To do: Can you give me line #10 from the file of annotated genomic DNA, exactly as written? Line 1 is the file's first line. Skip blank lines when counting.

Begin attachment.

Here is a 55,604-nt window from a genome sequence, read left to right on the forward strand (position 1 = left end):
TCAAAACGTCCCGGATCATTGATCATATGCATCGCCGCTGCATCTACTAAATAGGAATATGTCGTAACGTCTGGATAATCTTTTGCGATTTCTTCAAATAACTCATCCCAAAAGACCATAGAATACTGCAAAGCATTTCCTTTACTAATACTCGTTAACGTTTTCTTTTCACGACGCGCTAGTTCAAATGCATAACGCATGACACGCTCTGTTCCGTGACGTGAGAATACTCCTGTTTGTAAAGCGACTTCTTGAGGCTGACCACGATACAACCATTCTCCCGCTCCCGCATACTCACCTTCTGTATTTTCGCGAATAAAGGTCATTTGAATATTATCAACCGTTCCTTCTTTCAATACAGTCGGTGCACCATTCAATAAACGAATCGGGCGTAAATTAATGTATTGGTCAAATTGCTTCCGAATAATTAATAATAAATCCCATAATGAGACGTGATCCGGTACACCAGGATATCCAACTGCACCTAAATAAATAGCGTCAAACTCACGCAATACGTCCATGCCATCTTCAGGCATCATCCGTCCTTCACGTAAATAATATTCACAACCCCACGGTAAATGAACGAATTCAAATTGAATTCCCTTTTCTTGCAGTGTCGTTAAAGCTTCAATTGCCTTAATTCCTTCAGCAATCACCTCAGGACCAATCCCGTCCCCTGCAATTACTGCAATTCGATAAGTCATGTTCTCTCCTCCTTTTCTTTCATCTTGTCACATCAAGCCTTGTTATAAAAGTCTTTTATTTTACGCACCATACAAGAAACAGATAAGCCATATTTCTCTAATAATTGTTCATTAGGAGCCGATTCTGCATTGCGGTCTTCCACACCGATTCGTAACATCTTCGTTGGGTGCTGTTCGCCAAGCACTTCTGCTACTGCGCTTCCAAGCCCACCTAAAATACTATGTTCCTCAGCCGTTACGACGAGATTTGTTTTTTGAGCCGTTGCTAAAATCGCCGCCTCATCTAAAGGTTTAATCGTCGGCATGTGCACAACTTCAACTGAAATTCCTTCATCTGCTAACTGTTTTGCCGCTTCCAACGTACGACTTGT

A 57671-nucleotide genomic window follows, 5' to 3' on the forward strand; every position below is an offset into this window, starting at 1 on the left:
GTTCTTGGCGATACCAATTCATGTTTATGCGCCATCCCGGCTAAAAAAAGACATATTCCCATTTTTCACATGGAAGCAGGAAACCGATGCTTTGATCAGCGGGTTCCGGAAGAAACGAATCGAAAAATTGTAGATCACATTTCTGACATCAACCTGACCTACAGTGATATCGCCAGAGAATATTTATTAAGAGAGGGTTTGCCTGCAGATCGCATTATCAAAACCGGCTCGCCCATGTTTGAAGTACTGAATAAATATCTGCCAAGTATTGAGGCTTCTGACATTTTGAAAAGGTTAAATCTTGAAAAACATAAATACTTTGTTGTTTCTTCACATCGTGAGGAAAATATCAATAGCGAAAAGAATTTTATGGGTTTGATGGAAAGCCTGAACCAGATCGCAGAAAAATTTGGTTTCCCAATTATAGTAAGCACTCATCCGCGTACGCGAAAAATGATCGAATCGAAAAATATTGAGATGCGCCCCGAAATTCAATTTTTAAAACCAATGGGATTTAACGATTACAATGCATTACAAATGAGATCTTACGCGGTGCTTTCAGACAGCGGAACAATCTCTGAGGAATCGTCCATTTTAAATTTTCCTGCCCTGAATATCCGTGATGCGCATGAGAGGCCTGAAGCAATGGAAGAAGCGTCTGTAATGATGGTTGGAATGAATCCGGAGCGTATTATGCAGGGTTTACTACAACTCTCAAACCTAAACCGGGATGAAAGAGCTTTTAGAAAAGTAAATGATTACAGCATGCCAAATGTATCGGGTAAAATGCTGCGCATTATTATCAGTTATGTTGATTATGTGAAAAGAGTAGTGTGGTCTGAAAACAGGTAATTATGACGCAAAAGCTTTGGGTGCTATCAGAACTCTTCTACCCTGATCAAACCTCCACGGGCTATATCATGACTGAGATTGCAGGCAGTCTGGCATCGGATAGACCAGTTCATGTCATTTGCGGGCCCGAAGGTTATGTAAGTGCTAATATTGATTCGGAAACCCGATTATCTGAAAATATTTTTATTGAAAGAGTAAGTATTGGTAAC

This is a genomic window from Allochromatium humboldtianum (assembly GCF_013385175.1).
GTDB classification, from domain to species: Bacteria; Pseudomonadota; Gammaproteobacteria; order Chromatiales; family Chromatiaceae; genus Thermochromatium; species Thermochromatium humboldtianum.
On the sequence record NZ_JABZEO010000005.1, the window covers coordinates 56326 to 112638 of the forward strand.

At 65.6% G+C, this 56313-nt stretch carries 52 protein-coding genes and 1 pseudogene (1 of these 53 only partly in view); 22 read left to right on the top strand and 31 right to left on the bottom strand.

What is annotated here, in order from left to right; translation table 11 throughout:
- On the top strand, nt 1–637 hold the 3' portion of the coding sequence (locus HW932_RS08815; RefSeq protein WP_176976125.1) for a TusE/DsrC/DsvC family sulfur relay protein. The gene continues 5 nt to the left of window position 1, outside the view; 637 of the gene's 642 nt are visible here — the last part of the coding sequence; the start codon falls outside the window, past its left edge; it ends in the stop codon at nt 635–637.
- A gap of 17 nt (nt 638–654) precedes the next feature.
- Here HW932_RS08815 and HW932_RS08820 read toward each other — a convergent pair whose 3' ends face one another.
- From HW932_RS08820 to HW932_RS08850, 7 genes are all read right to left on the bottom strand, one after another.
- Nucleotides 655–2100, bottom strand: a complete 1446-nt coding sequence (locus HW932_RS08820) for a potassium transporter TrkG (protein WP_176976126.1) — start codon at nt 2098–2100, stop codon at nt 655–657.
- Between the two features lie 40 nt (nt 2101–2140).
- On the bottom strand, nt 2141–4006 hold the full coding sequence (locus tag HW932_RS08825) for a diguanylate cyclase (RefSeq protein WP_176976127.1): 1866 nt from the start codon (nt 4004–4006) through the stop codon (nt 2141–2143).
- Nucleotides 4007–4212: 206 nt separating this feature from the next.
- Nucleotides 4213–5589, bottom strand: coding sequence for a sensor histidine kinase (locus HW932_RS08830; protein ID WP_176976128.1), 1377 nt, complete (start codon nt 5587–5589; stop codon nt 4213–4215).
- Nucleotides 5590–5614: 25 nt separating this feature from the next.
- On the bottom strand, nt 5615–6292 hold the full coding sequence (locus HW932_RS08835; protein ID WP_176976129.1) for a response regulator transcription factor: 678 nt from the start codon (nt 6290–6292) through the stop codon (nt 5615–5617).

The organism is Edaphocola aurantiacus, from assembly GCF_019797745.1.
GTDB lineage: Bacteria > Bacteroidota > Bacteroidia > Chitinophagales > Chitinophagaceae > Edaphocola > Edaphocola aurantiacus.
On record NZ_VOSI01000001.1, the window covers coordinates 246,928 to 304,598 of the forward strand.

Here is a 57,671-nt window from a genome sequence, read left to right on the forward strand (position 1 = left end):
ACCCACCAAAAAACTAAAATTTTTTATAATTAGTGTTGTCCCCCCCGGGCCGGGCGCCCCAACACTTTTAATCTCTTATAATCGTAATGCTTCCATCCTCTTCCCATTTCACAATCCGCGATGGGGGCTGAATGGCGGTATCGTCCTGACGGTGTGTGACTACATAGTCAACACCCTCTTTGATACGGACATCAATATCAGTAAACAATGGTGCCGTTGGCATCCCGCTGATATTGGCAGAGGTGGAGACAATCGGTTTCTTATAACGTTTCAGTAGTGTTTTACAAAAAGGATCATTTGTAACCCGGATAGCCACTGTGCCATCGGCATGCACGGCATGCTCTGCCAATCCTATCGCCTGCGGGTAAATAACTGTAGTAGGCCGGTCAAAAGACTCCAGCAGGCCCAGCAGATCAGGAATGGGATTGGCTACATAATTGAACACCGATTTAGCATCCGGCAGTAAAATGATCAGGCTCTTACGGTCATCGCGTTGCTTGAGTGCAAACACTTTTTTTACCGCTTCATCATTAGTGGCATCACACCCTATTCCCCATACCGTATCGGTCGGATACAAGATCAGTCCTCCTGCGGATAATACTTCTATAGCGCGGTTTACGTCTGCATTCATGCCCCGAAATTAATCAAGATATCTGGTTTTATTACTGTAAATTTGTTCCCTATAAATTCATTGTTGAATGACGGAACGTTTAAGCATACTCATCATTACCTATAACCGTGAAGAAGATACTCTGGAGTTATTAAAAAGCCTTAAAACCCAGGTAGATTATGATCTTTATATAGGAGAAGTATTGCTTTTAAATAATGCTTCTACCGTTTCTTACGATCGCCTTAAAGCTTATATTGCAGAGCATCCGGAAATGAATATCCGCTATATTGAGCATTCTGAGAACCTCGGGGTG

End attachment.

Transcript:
- On the top strand, nt 1–637 hold the 3' portion of the coding sequence (locus HW932_RS08815; RefSeq protein WP_176976125.1) for a TusE/DsrC/DsvC family sulfur relay protein. The gene continues 5 nt to the left of window position 1, outside the view; 637 of the gene's 642 nt are visible here — the last part of the coding sequence; the start codon falls outside the window, past its left edge; it ends in the stop codon at nt 635–637.